Who am I? | Cypress Semiconductor
Who am I?
People always ask me about my path to CEO. And the answer is simple. It wasn’t a path to CEO.
For you to understand who I am, it’s important to understand where I came from. Who I am is a culmination of my experiences, hard lessons learned and great times with great people. It’s because of my friends, family, mentors and teams around me that I stand where I do today, and for that I am truly grateful.
In addition to the supporters around me, I wouldn’t be where I am without a drive to problem solve, learn and more importantly, grow. I don’t always have the right thing to say, and I am certainly not perfect. There are times I get nervous and times I don’t want to connect with people. But these are not the moments that define who I am. The moments I define myself by are those that make me believe in a better version of myself. With a little help, a little luck and a lot of hard work, here I am.
We all take different paths and face varying degrees of crossroads. Some of the most important lessons learned in life can be found by being present and observant. As I watched my daughter and nieces over the course of our vacation a few weeks ago, I realized that my path may help the next generation navigate life to realize their own potential.
Over the years, I have learned a few things:
- Resilience is one of the hardest lessons to grow through, but well worth it.
- Focus is much easier when you take everything in small strides.
- Being loyal to those around you doesn’t just benefit them; it benefits you too.
- Being genuine is admitting that you’re not always right and that sometimes you just need a kick in the ass to grow - and that’s okay!
- Passion isn’t something you follow - it’s simply the willingness to do what you love for yourself and the people around you.
To this day, this isn’t my path to CEO, but my path to be the best person I can be: for myself, for my daughter and for you.
So that’s it. Let’s get into it.
Growing Up in Lebanon During a Period of Unrest
“What can I do with something like this to create value, to create something else, to solve a problem?”
I was born and raised in Lebanon with my parents and two sisters. When I hear people talk about their upbringing, it’s normally associated with an era of music, or something similar.
Not me. I grew up in an era of war.
No child should ever experience war, but I give my parents a lot of credit. They never allowed what happened around us to become “real”. It always seemed like the war was just what you see on T.V. and didn’t impact me directly; but it did impact me. It was a big deal.
We lived in a few different houses in Lebanon, but when things got really bad, we lived in Douala, Cameroon and Paris for short periods of time. Despite losing a few houses to the war, I was one of the lucky ones who didn’t lose a loved one.
I remember being woken up by the sound of missiles too close to home. When this happened, my parents would rush us into an underground storage shelter where we’d wait it out. I remember thinking that somehow, it felt safe there with everyone. When the warzone was farther away from home, my father would take us out on the balcony, where we could see missiles flying through the night sky and hear machine guns raining in the distance.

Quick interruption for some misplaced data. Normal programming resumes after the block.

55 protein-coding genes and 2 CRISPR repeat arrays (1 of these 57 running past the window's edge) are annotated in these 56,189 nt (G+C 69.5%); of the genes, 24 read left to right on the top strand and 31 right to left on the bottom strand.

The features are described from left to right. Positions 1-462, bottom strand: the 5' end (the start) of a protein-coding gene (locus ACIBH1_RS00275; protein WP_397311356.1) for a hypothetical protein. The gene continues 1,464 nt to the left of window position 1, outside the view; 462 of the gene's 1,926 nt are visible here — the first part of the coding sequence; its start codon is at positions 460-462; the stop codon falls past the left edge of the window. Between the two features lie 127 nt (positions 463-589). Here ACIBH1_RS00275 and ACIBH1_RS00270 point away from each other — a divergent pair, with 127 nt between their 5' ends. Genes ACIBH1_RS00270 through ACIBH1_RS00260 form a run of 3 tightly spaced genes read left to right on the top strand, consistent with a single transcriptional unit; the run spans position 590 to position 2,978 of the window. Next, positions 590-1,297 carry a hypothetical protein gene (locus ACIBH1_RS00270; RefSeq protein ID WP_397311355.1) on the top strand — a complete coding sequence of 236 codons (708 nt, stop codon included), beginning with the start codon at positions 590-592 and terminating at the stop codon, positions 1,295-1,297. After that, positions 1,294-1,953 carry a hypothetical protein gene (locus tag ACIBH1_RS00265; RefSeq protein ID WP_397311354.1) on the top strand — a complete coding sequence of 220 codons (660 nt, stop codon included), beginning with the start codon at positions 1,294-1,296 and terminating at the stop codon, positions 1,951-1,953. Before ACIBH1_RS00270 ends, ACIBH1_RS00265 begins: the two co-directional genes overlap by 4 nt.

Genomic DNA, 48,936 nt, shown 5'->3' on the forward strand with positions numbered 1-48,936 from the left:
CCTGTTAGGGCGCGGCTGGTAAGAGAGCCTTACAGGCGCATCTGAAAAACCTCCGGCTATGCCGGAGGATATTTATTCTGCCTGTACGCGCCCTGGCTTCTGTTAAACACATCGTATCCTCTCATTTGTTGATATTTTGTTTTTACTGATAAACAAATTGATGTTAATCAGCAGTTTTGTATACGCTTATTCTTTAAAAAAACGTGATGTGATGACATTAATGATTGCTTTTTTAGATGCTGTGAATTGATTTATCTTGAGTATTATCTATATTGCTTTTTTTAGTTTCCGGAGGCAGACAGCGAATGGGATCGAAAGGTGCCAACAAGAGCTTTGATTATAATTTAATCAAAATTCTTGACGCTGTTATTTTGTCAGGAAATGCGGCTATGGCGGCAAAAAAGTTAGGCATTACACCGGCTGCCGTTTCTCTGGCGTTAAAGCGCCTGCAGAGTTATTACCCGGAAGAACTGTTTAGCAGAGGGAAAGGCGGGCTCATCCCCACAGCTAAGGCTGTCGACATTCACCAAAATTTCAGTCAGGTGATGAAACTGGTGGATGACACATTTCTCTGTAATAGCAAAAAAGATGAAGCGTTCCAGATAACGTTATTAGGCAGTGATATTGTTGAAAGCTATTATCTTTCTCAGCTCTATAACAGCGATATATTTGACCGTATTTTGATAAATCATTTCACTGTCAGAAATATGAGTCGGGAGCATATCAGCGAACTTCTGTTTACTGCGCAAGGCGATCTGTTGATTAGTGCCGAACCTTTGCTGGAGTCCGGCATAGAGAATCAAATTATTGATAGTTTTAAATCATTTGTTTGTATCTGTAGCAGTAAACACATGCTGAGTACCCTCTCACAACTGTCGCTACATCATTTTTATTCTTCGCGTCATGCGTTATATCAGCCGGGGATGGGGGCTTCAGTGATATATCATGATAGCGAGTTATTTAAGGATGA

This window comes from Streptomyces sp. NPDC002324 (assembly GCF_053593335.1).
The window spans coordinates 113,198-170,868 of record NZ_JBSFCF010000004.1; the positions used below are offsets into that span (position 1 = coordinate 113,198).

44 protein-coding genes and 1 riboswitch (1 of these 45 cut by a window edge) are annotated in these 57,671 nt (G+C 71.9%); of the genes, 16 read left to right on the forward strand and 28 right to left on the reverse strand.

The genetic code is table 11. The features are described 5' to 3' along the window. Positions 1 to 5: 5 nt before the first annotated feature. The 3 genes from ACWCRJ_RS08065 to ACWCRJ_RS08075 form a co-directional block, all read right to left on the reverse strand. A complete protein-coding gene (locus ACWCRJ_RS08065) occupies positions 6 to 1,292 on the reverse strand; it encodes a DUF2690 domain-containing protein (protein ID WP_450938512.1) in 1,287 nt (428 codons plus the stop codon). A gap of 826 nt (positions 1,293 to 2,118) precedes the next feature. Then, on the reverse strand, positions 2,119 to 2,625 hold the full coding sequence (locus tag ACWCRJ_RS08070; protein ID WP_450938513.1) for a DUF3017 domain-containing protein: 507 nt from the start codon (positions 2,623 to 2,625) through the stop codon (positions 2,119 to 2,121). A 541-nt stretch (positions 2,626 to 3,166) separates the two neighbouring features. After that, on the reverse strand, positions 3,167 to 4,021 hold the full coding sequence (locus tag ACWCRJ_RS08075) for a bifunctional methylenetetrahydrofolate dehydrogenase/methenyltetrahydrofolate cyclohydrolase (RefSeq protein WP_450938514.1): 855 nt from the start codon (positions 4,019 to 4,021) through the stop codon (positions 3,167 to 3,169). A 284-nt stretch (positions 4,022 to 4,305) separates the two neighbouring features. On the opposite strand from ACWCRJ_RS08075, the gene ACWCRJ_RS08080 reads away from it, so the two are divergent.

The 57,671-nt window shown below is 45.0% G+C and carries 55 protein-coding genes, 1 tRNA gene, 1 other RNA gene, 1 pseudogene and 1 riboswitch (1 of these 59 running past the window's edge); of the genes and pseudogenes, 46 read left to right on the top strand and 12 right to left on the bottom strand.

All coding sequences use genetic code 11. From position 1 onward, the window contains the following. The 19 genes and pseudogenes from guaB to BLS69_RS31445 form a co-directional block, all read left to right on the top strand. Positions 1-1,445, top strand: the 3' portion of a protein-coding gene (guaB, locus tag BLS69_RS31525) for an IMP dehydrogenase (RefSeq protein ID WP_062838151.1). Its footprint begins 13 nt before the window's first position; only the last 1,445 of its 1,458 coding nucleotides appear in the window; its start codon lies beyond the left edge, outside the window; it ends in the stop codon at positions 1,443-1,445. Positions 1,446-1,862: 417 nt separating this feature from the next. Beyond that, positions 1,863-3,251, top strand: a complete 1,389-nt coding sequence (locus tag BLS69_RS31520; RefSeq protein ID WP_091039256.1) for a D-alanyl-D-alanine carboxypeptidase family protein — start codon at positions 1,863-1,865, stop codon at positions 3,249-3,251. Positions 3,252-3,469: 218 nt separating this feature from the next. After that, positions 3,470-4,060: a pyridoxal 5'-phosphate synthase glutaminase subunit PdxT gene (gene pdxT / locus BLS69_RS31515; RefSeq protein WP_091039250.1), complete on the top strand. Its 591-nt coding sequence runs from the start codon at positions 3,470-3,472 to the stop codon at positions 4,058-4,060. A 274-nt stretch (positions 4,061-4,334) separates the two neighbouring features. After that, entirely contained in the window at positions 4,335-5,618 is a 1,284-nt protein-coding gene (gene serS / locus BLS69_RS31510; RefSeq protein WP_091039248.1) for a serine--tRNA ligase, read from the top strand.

My mom worked as an anesthesiologist at the local hospital, but occasionally, wounded Lebanese soldiers would come to our house in the middle of a raging battle. She would bring them into the living room to clean and stitch up their wounds before they headed back out.
Reflecting on these memories makes me realize how hard my parents worked. Despite what was going on around us, they never let it get them down. When bad things happened, we picked up and started again. When we lost one home after another, we’d move to the next one and make new memories. It seems like when life knocked them down, they just got back up to do it again – never giving up. My parents worked incredibly hard to provide us with a good life; they worked multiple jobs and always did the right thing for our family.
This was the first lesson I learned through my parents: Resilience.
My parents were my first role models and remain so to this day; they always supported and encouraged my crazy curiosity. I tinkered a lot as a kid - always looking to build something or take something apart to repurpose it.
The first “project” I remember is taking apart a remote-controlled car. I took it apart because I wanted to have a tool that would actuate wirelessly. I had no idea how it was done, but at the time, I was amazed that you could move a lever on one side of the room and the motor would run on the other side of the room. The truth was, I didn’t care about the toy car; I was more excited about turning the pieces into something else. The pieces of that toy car became a small handheld light - the metal on metal contact turned the light on. Due to the unrest in the region, we dealt with regular blackouts making a small light extremely handy.
My dad would sometimes get home from work while it was dark. I would go downstairs and light his way up the steps. He was excited about it until he found out that my invention came from taking my present apart. To this day, I think he let me off easier than he would have if I hadn’t created something with it. Most kids tend to break things, but I always used toys to make something new. From that point forward, I was fascinated by technology. I was obsessed with everything from computers to PCB starter kits to tech magazines.
Resilience in my life took accepting the fact that change is inevitable, but that constant change only made me a better version of myself. I still look back on the times where it would have been easy to quit and appreciate the fact that I was able to continue moving forward.